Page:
Payday Super to Aid 1 Million Women in Receiving Owed Retirement Contributions

Industry Super Australia

About 1 million Australian women have been deprived of more than $1.3 billion in super contributions they are owed in a year, new analysis shows.

In feminised industries like childcare, aged care, hospitality and personal services about a quarter of female workers suffer super underpayments, costing them up to $40,000 from their retirement nest egg. For some women, this is the equivalent of almost 10% of their savings.

The latest Industry Super Australia analysis of the 2019-20 tax file shows that one in five women are underpaid super. The super swindle has cost women a staggering $10.8 billion over seven years.

Younger women on lower incomes are greatly impacted – almost 40 per cent of women in their 20s earning less than $25,000 were short-changed. On average this cohort missed out on $570 a year.

And one in four women under 40 have been ripped off.

Women nearing retirement have about a third less super than men, are more likely to have broken career patterns and earn less than men. Missing out on those early life contributions will put them further behind.

A new report Super Solution: How Payday Super will benefit women in retirement, found that a 90s era law that allows super to be paid quarterly is contributing to the unpaid super scourge.

Modernising the law so that super is paid on payday will make it easier for workers to keep track of payments, drastically reducing the prevalence of unpaid super.

While most bosses do the right thing, some exploit the outdated laws and lack of engagement to hide underpayments, others are tempted into using employees super to manage cashflow only to accumulate large super liabilities they later can’t meet.

As payday super is cost neutral to the federal budget, it can be quickly enacted to allow thousands more women to get the vital early super contributions needed to build a financially secure retirement, while the government secures the funding for other gender super equity measure like paying super on parental leave.

This simple policy solution could reduce unpaid super by at least 15%, ISA estimates.

It also boosts the retirement savings of all the 4.2 million Australian workers who are paid super quarterly.

ISA modelling shows that a 30-year-old earning the age-based median wage could be $8,000 better off at retirement if paid super fortnightly instead of quarterly, because contributions would compound for longer if paid more frequently.

Payday super is:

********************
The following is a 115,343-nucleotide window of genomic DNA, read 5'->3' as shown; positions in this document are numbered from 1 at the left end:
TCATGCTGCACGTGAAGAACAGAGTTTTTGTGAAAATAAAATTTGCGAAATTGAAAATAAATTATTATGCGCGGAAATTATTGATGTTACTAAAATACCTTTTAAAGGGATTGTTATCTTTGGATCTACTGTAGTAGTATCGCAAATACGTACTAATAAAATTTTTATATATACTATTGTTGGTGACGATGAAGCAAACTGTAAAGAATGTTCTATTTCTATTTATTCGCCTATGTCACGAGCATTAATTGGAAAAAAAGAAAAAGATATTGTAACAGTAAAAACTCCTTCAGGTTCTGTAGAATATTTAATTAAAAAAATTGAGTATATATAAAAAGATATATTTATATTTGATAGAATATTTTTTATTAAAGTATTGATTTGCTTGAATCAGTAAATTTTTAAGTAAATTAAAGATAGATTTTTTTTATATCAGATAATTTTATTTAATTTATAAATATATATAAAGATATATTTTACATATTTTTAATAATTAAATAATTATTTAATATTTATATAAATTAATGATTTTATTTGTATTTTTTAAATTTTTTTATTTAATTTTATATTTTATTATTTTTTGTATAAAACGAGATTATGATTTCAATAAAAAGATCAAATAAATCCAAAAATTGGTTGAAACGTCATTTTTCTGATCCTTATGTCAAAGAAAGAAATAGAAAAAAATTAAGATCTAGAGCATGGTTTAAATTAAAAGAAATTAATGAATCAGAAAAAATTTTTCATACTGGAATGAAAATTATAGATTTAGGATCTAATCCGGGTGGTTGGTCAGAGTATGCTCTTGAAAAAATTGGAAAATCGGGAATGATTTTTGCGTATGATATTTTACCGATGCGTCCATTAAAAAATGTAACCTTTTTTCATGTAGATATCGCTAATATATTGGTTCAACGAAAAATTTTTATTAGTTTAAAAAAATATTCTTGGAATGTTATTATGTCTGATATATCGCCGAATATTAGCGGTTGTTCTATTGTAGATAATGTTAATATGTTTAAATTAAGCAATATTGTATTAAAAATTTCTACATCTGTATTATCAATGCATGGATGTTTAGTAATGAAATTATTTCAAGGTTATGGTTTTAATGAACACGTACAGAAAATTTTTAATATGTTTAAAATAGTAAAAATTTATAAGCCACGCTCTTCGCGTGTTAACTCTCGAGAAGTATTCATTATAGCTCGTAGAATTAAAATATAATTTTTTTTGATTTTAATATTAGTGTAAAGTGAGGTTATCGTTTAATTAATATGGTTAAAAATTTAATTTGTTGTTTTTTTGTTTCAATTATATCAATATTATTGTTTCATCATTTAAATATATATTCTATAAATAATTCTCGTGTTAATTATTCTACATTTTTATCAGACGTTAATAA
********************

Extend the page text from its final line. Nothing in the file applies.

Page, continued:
• The most effective solution
  • Better for business: by eliminating red tape and allowing smoother payroll management
  • Women would be better off now and into the future
  • Affordable and a long-term revenue positive to the Budget.

The ATO only recovers a dismal 15% of unpaid super, and while any move by the government to give third parties the ability to help collect unpaid super debts by including super in the National Employment Standards is welcome, only payday super stops the unpaid super problem at its source.

Super should also be included in the Fair Entitlements Guarantee – a government safety net that pays workers’ entitlements when businesses go bust.

Comments attributable to Industry Super Australia Advocacy Director Georgia Brumby:

“Unpaid super is depriving 1 million women a year the chance to save for a financially secure future.”

“It is a crushing financial blow that many women – who are still retiring with a third less super than men – won’t recover from and can wipe out 10% of their savings.”

“Aligning payment of super and wages is the right thing to do by workers, boosts government revenue, lifts investment returns and puts all employers on a level playing field.”

“Paying super on payday will help women claw back more super now, while the government is unable to commit to other equity measures like paying super on paid parental leave.”

Table 1: Projected impacts of unpaid super on selected female-dominated occupations


Retirement savings

Lifetime disposable income

Age Pension expenditure

Aged care worker




Childcare worker




Enrolled nurse




Hospitality worker




Personal assistant




Sales assistant




Source: ISA analysis of ATO’s 2 per cent confidentialised unit record file and ABS 2021 Census.

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